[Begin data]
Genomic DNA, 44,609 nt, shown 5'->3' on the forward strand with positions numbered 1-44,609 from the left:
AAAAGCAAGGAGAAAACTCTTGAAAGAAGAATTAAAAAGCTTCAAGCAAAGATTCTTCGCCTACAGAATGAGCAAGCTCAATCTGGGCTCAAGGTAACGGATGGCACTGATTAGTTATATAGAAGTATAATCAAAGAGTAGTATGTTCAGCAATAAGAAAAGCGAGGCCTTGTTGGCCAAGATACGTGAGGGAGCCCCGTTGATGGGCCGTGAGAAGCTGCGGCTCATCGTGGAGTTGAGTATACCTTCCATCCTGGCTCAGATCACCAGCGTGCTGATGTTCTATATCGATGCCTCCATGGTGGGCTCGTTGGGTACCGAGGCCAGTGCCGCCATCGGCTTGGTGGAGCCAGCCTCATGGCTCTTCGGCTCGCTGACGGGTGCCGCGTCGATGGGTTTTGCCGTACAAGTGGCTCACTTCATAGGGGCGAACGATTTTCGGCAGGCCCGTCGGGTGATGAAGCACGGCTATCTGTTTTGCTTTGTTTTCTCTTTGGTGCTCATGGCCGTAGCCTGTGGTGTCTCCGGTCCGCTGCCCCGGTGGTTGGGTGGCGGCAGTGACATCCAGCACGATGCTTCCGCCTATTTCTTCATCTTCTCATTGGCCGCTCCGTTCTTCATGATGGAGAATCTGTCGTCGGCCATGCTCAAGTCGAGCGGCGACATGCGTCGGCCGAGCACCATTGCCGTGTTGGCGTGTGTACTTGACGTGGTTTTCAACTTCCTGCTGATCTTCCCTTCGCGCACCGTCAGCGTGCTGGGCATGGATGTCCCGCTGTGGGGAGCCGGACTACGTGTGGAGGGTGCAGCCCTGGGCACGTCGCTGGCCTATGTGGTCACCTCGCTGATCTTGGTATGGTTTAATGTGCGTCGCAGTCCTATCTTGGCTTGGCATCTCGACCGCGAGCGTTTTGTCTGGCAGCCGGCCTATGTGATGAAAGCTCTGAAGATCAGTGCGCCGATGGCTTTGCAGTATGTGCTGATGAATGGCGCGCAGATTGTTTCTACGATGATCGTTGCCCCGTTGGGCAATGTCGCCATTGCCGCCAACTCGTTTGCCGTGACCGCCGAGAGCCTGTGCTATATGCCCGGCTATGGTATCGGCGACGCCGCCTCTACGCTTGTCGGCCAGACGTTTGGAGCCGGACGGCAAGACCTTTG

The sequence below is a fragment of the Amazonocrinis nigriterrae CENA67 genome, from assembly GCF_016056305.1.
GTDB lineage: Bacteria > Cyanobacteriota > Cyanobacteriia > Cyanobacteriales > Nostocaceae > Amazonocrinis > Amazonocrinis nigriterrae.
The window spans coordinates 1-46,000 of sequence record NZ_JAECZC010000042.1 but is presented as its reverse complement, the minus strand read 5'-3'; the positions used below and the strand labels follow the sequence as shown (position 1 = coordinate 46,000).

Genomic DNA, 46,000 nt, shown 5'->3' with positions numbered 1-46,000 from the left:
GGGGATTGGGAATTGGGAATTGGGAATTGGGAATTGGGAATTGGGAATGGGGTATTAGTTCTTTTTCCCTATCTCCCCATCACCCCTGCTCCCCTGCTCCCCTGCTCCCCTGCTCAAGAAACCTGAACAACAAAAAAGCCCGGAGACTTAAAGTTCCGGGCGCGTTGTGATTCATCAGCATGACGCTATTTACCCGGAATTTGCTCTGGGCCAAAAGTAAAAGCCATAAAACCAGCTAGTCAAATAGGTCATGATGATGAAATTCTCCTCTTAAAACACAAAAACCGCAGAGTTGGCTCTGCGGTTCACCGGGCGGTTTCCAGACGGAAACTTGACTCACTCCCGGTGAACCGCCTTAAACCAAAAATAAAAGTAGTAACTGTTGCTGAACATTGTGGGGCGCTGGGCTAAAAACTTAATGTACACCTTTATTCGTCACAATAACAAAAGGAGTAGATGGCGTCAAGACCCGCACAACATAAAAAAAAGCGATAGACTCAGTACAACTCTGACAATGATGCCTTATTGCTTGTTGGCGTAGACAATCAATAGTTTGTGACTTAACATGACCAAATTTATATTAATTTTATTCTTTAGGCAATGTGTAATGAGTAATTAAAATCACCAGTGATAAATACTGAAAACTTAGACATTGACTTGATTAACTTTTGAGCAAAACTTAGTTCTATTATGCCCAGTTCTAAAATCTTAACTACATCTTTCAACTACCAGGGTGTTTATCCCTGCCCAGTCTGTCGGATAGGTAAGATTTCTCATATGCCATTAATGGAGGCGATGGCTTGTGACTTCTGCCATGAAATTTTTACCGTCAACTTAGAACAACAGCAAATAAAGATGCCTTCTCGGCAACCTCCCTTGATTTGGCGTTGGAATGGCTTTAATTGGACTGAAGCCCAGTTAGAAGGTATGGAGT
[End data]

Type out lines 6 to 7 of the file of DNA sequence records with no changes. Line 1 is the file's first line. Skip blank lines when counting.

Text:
Genomic DNA, 46,000 nt, shown 5'->3' with positions numbered 1-46,000 from the left:
GGGGATTGGGAATTGGGAATTGGGAATTGGGAATTGGGAATTGGGAATGGGGTATTAGTTCTTTTTCCCTATCTCCCCATCACCCCTGCTCCCCTGCTCCCCTGCTCCCCTGCTCAAGAAACCTGAACAACAAAAAAGCCCGGAGACTTAAAGTTCCGGGCGCGTTGTGATTCATCAGCATGACGCTATTTACCCGGAATTTGCTCTGGGCCAAAAGTAAAAGCCATAAAACCAGCTAGTCAAATAGGTCATGATGATGAAATTCTCCTCTTAAAACACAAAAACCGCAGAGTTGGCTCTGCGGTTCACCGGGCGGTTTCCAGACGGAAACTTGACTCACTCCCGGTGAACCGCCTTAAACCAAAAATAAAAGTAGTAACTGTTGCTGAACATTGTGGGGCGCTGGGCTAAAAACTTAATGTACACCTTTATTCGTCACAATAACAAAAGGAGTAGATGGCGTCAAGACCCGCACAACATAAAAAAAAGCGATAGACTCAGTACAACTCTGACAATGATGCCTTATTGCTTGTTGGCGTAGACAATCAATAGTTTGTGACTTAACATGACCAAATTTATATTAATTTTATTCTTTAGGCAATGTGTAATGAGTAATTAAAATCACCAGTGATAAATACTGAAAACTTAGACATTGACTTGATTAACTTTTGAGCAAAACTTAGTTCTATTATGCCCAGTTCTAAAATCTTAACTACATCTTTCAACTACCAGGGTGTTTATCCCTGCCCAGTCTGTCGGATAGGTAAGATTTCTCATATGCCATTAATGGAGGCGATGGCTTGTGACTTCTGCCATGAAATTTTTACCGTCAACTTAGAACAACAGCAAATAAAGATGCCTTCTCGGCAACCTCCCTTGATTTGGCGTTGGAATGGCTTTAATTGGACTGAAGCCCAGTTAGAAGGTATGGAGT